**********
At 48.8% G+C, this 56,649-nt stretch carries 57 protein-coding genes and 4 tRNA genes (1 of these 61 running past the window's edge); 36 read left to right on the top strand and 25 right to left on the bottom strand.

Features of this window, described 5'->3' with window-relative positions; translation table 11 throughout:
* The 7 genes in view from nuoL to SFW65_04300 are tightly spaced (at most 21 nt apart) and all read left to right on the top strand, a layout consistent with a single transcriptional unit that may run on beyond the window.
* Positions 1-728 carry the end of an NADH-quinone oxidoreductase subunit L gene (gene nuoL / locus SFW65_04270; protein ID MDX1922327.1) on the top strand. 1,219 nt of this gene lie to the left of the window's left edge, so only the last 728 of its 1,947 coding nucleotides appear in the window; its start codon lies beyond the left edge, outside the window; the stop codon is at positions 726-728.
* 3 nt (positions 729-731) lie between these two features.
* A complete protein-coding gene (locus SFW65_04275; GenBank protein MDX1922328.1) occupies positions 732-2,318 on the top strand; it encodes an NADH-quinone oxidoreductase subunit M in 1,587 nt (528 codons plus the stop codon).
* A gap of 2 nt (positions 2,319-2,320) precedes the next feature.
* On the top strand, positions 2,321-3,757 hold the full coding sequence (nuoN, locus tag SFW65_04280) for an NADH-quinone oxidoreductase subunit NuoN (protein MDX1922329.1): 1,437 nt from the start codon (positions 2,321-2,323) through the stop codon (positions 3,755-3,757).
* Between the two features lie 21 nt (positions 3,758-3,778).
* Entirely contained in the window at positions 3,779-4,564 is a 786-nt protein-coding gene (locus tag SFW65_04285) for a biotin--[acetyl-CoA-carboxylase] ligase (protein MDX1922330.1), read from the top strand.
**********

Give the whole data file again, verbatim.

At 48.8% G+C, this 56,649-nt stretch carries 57 protein-coding genes and 4 tRNA genes (1 of these 61 running past the window's edge); 36 read left to right on the top strand and 25 right to left on the bottom strand.

Features of this window, described 5'->3' with window-relative positions; translation table 11 throughout:
* The 7 genes in view from nuoL to SFW65_04300 are tightly spaced (at most 21 nt apart) and all read left to right on the top strand, a layout consistent with a single transcriptional unit that may run on beyond the window.
* Positions 1-728 carry the end of an NADH-quinone oxidoreductase subunit L gene (gene nuoL / locus SFW65_04270; protein ID MDX1922327.1) on the top strand. 1,219 nt of this gene lie to the left of the window's left edge, so only the last 728 of its 1,947 coding nucleotides appear in the window; its start codon lies beyond the left edge, outside the window; the stop codon is at positions 726-728.
* 3 nt (positions 729-731) lie between these two features.
* A complete protein-coding gene (locus SFW65_04275; GenBank protein MDX1922328.1) occupies positions 732-2,318 on the top strand; it encodes an NADH-quinone oxidoreductase subunit M in 1,587 nt (528 codons plus the stop codon).
* A gap of 2 nt (positions 2,319-2,320) precedes the next feature.
* On the top strand, positions 2,321-3,757 hold the full coding sequence (nuoN, locus tag SFW65_04280) for an NADH-quinone oxidoreductase subunit NuoN (protein MDX1922329.1): 1,437 nt from the start codon (positions 2,321-2,323) through the stop codon (positions 3,755-3,757).
* Between the two features lie 21 nt (positions 3,758-3,778).
* Entirely contained in the window at positions 3,779-4,564 is a 786-nt protein-coding gene (locus tag SFW65_04285) for a biotin--[acetyl-CoA-carboxylase] ligase (protein MDX1922330.1), read from the top strand.